MRI outperforms MDCT in endoleak detection

Multidetector-row CT may soon find itself in competition with MRI for the imaging of endoleaks after endovascular repair (EVAR) of abdominal aortic aneurysms.

A study from Switzerland found that MRI combined with a high relaxivity contrast agent (gadobenate dimeglumine) had "significantly high sensitivity" for endoleak detection after EVAR when compared with MDCT.

"Endovascular repair of abdominal aortic aneurysms has become a reliable alternative treatment to open surgery for many patients," said study co-author Dr. Rolf Wyttenbach of Ospedale San Giovanni in Bellinzona, Switzerland. "Endoleak development represents a complication after EVAR. Endoleaks are characterized by blood flow outside the stent graft lumen."

While CT is most commonly used to image after EVAR, Wyttenbach cited previous research suggesting that MRI may be superior to CT for the detection of endoleaks. Those studies mostly used single-slice CT in the comparisons, he added, while presenting results at the annual meeting of the American Roentgen Ray Society (ARRS) in Washington, DC.

MDCT versus MRI

Swiss researchers analyzed 16-slice MDCT and MRI, reviewing 43 patients (42 male and one female; mean age of 72 years) after endovascular repair. The mean time after intervention was 35 months. All patients underwent both MDCT and MRI scans within one week.

The MDCT exams included unenhanced and biphasic contrast-enhanced procedures. The MRI scan was on a 1.5-tesla system and was performed using the high relaxivity contrast agent MultiHance from Bracco Diagnostics of Princeton, NJ.

Two independent and blinded observers separately assessed all MDCT and MRI studies. Consensus reading of CT and MR studies was defined as the standard of reference. Information on the endoleaks included the assessment of their presence, the type of endoleak, and the dimensions.

"A total of 28 endoleaks in 18 different patients were found; 12 of these endoleaks were type two endoleaks that are characterized by retrograde blood flow through aortic branch vessels," said Wyttenbach. "Eight endoleaks were classified as indeterminate."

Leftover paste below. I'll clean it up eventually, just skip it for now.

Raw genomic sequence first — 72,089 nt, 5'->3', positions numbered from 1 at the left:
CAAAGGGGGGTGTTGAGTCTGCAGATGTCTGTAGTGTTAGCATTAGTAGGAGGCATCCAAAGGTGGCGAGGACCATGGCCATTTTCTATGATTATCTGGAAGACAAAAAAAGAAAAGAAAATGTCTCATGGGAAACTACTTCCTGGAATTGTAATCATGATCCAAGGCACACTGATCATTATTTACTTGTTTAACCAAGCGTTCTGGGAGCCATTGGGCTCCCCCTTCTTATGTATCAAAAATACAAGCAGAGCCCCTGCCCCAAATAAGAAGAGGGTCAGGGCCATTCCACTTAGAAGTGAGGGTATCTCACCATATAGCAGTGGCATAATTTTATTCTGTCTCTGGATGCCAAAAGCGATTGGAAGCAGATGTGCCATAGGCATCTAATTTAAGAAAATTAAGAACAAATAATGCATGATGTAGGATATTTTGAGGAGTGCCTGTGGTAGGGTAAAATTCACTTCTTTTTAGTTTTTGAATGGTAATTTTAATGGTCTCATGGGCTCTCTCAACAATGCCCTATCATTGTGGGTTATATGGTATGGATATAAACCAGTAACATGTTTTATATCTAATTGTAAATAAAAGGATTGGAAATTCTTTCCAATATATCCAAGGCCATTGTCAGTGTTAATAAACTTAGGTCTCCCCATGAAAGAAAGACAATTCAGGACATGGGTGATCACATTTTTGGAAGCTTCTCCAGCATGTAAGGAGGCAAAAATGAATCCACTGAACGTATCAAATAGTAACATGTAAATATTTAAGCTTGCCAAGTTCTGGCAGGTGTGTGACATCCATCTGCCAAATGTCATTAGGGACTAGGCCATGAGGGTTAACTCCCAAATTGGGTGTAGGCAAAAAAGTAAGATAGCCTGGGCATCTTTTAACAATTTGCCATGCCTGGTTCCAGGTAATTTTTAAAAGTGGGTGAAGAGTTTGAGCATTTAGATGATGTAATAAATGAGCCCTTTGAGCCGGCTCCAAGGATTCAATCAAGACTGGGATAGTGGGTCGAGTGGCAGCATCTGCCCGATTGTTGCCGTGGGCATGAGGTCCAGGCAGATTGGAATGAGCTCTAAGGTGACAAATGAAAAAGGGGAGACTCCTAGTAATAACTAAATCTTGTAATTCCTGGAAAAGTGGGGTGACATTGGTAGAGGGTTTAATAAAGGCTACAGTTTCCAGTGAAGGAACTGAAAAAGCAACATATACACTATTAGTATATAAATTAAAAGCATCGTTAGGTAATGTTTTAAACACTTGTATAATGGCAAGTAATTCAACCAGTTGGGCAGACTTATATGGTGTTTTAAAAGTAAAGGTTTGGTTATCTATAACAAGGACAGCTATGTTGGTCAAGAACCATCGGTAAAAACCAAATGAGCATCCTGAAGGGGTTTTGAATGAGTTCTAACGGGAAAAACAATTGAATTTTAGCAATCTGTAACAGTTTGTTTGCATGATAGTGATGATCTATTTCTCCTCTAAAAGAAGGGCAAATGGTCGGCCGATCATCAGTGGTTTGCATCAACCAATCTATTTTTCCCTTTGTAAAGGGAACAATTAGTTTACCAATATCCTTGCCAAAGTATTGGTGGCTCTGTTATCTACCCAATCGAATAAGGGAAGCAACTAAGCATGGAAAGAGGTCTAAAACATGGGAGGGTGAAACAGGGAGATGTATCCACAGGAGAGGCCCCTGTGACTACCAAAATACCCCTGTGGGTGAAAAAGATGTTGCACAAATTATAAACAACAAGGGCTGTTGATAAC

'Most striking finding'

In the combined results for both readers, MRI registered a sensitivity rating of 100%, compared with 55% for MDCT. Specificity was the same for both modalities at approximately 96%. In terms of accuracy for endoleak detection, MRI outperformed MDCT by 98% to 74%.

"The most striking finding was the relatively low sensitivity of MDCT of 55% for the detection of endoleaks," Wyttenbach said. "This was due to the high number of nine false-negative findings where CT missed the diagnosis of the endoleak compared to the consensus reading."

The study concluded that MRI with a high relaxivity contrast agent provides significantly higher sensitivity for endoleak detection compared to MDCT in patients after EVAR of abdominal aortic aneurysms. "The rates of endoleaks, therefore, depend substantially on the imaging method used," Wyttenbach said.

Given the results, MRI may become the preferred technique for patient follow-up after endovascular aneurysm repair.

By Wayne Forrest
AuntMinnie.com staff writer
May 30, 2008

Related Reading

Which modality for AAA? Depends on what you seek, says ISET speaker, February 5, 2008

3-mm CT slices best for endovascular repair of AAA, January 14, 2008

Aortic wall compliance useful in evaluating AAA risk noninvasively, March 15, 2005

CTA serves as sole pre-op imaging for AAA endograft patients, March 30, 2003

Imaging vital for ensuring safe endovascular procedures, say Japanese physicians, September 1, 2000

Copyright © 2008 AuntMinnie.com

Page 1 of 1247
Next Page